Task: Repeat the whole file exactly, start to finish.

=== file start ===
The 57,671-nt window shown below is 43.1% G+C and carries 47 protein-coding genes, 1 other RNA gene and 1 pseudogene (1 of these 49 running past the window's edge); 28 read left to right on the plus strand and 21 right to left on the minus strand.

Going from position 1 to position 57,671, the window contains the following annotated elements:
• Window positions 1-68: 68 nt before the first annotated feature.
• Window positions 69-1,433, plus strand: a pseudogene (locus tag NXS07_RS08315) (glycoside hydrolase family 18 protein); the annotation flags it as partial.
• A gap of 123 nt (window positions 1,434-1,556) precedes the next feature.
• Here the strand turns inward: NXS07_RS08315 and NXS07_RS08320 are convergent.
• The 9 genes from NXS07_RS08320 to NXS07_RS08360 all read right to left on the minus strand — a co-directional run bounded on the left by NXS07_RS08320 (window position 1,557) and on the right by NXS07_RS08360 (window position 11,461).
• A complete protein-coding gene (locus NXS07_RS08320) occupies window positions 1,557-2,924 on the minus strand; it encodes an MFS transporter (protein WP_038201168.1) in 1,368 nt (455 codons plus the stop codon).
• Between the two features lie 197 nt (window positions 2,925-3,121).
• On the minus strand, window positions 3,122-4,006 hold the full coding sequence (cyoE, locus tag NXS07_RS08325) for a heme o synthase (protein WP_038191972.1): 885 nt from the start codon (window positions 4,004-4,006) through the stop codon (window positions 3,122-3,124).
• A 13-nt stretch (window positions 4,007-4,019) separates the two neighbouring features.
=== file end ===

The 57,671-nt window shown below is 43.1% G+C and carries 47 protein-coding genes, 1 other RNA gene and 1 pseudogene (1 of these 49 running past the window's edge); 28 read left to right on the plus strand and 21 right to left on the minus strand.

Going from position 1 to position 57,671, the window contains the following annotated elements:
• Window positions 1-68: 68 nt before the first annotated feature.
• Window positions 69-1,433, plus strand: a pseudogene (locus tag NXS07_RS08315) (glycoside hydrolase family 18 protein); the annotation flags it as partial.
• A gap of 123 nt (window positions 1,434-1,556) precedes the next feature.
• Here the strand turns inward: NXS07_RS08315 and NXS07_RS08320 are convergent.
• The 9 genes from NXS07_RS08320 to NXS07_RS08360 all read right to left on the minus strand — a co-directional run bounded on the left by NXS07_RS08320 (window position 1,557) and on the right by NXS07_RS08360 (window position 11,461).
• A complete protein-coding gene (locus NXS07_RS08320) occupies window positions 1,557-2,924 on the minus strand; it encodes an MFS transporter (protein WP_038201168.1) in 1,368 nt (455 codons plus the stop codon).
• Between the two features lie 197 nt (window positions 2,925-3,121).
• On the minus strand, window positions 3,122-4,006 hold the full coding sequence (cyoE, locus tag NXS07_RS08325) for a heme o synthase (protein WP_038191972.1): 885 nt from the start codon (window positions 4,004-4,006) through the stop codon (window positions 3,122-3,124).
• A 13-nt stretch (window positions 4,007-4,019) separates the two neighbouring features.